Join Today

How many times have you thought to yourself while bicycling, “This road needs a bike lane”? What if you didn’t speak up—would action or change occur? What if you did say something—who would you speak to? Leah Hackmaster, Recreation Director for the Village of Suamico in northeastern Wisconsin, shares her own on-going experience working to create a safer pedestrian and bike route along Highway J for her community.

As cities expand and farm fields become neighborhoods, previously light trafficked rural highways evolve into primary arteries between communities. Ensuring safer roadways for pedestrians and bicyclists is a growing concern among individuals who use these routes. When architecture and engineering firm, ISG, first spoke to Leah, her passion for creating a safer route was evident. Highway J is a popular bike route connecting users to local destinations and area schools. Upcoming road construction to resurface the highway meant NOW was the time to advocate for a safer route.


“If I hadn’t spoken up, no one would have noticed,” shared Leah, reflecting on her journey toward identifying a plan of action, as no additional accommodations for bicycle and pedestrian transportation were included in the roadway design. The project, anticipated to begin in the spring of 2022, only included resurfacing. However, even with this opportunity identified, one question remained, “Where do I start”

For Leah, taking her idea and turning it into action meant leveraging the Greater Green Bay Active Communities Alliance, a dedicated group of community partners convened by Wello that strives to positively change the community and build safer communities. Leah shared her vision for a safer route at the initial meeting and the roadblock she faced—Where do I start?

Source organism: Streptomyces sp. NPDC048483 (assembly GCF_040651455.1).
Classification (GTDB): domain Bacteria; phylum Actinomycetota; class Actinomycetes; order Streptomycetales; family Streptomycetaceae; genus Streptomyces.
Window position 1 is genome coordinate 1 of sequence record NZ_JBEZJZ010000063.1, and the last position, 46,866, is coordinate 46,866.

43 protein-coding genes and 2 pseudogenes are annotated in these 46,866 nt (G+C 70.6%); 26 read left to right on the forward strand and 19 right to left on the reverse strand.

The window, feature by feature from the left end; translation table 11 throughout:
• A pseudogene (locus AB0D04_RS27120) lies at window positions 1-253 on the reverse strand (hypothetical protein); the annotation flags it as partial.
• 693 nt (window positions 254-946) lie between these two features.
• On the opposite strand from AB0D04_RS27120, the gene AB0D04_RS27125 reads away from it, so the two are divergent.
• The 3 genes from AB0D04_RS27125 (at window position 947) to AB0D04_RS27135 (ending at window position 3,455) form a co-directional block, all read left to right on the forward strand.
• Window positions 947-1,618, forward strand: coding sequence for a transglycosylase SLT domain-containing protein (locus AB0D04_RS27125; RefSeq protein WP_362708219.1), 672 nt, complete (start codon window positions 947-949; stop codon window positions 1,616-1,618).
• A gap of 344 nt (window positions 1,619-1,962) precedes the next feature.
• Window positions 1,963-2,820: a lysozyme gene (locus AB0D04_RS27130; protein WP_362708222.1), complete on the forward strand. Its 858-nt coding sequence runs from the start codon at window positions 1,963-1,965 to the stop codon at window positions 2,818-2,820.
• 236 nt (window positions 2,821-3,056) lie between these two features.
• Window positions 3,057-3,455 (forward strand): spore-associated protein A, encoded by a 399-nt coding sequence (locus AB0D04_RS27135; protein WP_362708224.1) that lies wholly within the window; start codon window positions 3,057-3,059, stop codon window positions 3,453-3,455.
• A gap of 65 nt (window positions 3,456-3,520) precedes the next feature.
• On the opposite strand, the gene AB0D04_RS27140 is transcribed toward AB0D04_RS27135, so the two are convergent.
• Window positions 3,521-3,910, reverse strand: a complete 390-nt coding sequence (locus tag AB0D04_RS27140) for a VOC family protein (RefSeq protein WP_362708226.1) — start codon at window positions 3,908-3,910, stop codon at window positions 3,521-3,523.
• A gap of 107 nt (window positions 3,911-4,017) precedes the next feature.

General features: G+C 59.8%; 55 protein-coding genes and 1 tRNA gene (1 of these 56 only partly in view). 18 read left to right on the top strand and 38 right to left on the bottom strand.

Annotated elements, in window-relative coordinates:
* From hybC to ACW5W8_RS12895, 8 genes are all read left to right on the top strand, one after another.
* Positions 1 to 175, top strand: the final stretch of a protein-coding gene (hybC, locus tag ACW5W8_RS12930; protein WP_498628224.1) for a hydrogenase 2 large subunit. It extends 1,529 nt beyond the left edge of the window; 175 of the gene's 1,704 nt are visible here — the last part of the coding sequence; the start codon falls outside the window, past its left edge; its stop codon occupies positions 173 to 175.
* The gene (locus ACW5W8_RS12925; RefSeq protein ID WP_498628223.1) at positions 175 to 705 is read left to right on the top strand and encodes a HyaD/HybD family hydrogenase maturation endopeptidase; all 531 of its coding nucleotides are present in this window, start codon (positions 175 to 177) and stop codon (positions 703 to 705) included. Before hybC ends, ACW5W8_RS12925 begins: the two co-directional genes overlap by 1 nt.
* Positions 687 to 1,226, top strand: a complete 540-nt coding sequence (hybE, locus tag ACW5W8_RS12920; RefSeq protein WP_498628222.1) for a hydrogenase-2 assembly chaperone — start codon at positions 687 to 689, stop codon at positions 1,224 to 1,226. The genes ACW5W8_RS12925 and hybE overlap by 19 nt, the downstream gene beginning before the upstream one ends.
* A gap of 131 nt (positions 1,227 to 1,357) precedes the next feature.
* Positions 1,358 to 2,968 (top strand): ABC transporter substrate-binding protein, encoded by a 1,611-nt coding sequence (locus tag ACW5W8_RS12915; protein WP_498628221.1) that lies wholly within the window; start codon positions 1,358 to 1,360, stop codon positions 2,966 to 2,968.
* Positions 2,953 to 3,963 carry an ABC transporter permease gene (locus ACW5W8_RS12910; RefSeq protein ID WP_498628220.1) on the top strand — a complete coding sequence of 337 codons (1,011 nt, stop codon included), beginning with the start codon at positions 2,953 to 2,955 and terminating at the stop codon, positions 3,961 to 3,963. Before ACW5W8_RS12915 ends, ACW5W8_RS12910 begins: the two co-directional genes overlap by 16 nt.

Members of the Greater Green Bay Active Communities Alliance encouraged Leah to get familiar with the existing city and county plans and guided her to local county resources to help her find answers. She read through the regional, county, and local capital improvement plans and park and trails plan to familiarize herself with adjacent trails, municipal priorities, and future planned projects. This information allowed her to identify how the stretch of Highway J interfaced with future projects. She also reached out to local county government and transportation administrators to request wider shoulders be considered in the roadway design.


Leah provided an update on her research and outreach to local officials at the next Greater Green Bay Active Communities Alliance meeting. A few critical pieces were still missing, including the added project scope cost, funding, and feasibility.

Committed to helping Leah make this positive change, members provided additional insights and a key connection to Michelle Bachaus at Wisconsin Bike Fed. Michelle later connected Leah to a network of transportation, planning, and community engagement professionals at ISG in Green Bay. ISG listened to Leah’s challenge, provided a preliminary evaluation of the site, and helped explain some of the technical difficulties. The team also brainstormed potential funding solutions through grant programs.


ISG spoke with Brown County to understand what was and wasn’t possible within the Highway J site context and project scope. It was discovered that because of natural wetlands along the highway and plans to extend the road to 12-foot lanes from the current 11-foot lanes, the County could only include four-foot paved shoulders on either side, instead of a typical 5-foot bike lane. With time and money being a concern, 4-foot shoulders was the most feasible solution.

With approval from the Parks Forestry Trails and Recreation Committee and the Suamico Village Board, the additional cost of the extended shoulder would be the responsibility of the Village.


Armed with the information, Leah is now looking for advocates who can speak to their pedestrian and bicycling experience along Highway J. These stories will be presented to the Parks Forestry Trails and Recreation Committee and Village Board along with the request to utilize trail fund dollars designated for maintaining and updating Suamico’s trail system.

Leah is also looking to other organizations within the community who would benefit from the expanded road shoulders to share in the cost of the expansion.
For those looking to make a change in their community, Leah offers these final words of advice from firsthand experience:

  •  Be proactive in your community
  •  Get familiar with existing community plans (i.e. capital improvement plans and comprehensive plans with the city, county, village, and Department of Transportation)
  • Make a plan and take the first step

Continue to follow Leah’s journey told through the Wisconsin Bike Fed to find out what happens next.